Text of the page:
Biodiversity and Children
What could be more rewarding than spending some time with your children observing life in your garden (or even your balcony or park)? Whether it is planting some seeds and watching them grow into veggies, or watching butterflies visit a flower and roll out their long “straw” to drink nectar, if you just take the time, your garden will give your children a moment of internal quietness while they witness amazing buzzing activity. Before you start, try to make enough free time in order to enjoy nature’s activities with the family. With a bit of patience and flexibility, you can involve even small kids in the preparation phase and pick and choose your favourite activities: 1. Give your children their own little plot of land or their own plant container. Ownership is important here! No mum/dad or big sibling needs to interfere in the young child’s personal approach when it…
Nature’s Helping Hand
Summertime is here! Before you head off to your summer destination, you can plan ahead with some help from nature. Don’t let minor stings and aches spoil your travel fun! Put together a natural first aid kit so you are prepared for the unexpected. When traveling, it’s always easier to have things close by and avoid the emergency scramble to find things and/or communicate your needs in a foreign language. All it takes is a few trips to an organic store and a pharmacy to take care of the essentials. So what are some emergency essentials to keep on hand? The Belgian Red Cross has a First Aid kit available for around 20 euros and contains all the basics including bandages, an emergency thermal wrap, etc. In addition, here are some natural remedies (in alphabetical order) to get you started. Arnica – a tube in gel or cream form of…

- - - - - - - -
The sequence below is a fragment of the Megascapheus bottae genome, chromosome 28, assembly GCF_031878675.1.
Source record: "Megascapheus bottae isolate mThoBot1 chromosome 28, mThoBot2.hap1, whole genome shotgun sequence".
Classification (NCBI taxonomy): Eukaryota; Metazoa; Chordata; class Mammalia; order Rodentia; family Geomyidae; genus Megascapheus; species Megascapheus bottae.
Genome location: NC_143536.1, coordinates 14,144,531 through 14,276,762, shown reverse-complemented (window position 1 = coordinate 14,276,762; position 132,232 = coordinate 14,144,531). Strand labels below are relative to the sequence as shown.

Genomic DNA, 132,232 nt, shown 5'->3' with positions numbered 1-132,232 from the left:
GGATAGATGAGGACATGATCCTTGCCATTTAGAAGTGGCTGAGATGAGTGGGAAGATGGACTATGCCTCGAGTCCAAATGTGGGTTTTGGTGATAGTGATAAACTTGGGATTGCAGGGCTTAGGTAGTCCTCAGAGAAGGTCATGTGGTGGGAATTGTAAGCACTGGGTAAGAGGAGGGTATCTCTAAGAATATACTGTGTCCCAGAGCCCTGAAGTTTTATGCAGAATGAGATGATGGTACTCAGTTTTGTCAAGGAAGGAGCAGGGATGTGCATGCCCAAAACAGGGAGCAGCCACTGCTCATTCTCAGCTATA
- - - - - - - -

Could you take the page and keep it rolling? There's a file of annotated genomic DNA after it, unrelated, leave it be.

Mobility with Kids
I live less than 300 metres from a large grocery shopping complex. Due to my lack of a driver's license, this proximity to the shops was of primary concern when we chose our house (right behind price!). Yet shortly after moving in, I realised that my dream of popping up at the shops to do the weekly re-stocking of groceries had turned into a nightmare for one reason - the kids. In my dream, I had never bothered to work out the seemingly impossible logistics of transporting three small children (at the time, all under 5), four large bags of shopping and my own, increasingly lagging morale, for 300 metres. What had initially seemed a hop, skip and jump from the house was suddenly more daunting than a marathon. Finally, after yet another epic excursion with me trying in vain to strap babies to my body, toddler in pushchair, bags of…
Forêt de Soignes Tree Planting Event - March 2012
We are happy to report that our tree planting in the Forêt de Soignes / Zoniënwoud on 18 March was a complete success. More than 500 of you joined us and planted nearly 2,500 trees! Our heartfelt thanks to all you who came along or contributed. You can browse though some pictures of the event in our online album.
Summertime is here! Before you head off to your summer destination, you can plan ahead with some help from nature. Don’t let minor stings and aches spoil your travel fun! Put together a natural first aid kit so you are prepared for the unexpected.
When traveling, it’s always easier to have things close by and avoid the emergency scramble to find things and/or communicate your needs in a foreign language. All it takes is a few trips to an organic store and a pharmacy to take care of the essentials.
So what are some emergency essentials to keep on hand? The Belgian Red Cross has a First Aid kit available for around 20 euros and contains all the basics including bandages, an emergency thermal wrap, etc. In addition, here are some natural remedies (in alphabetical order) to get you started.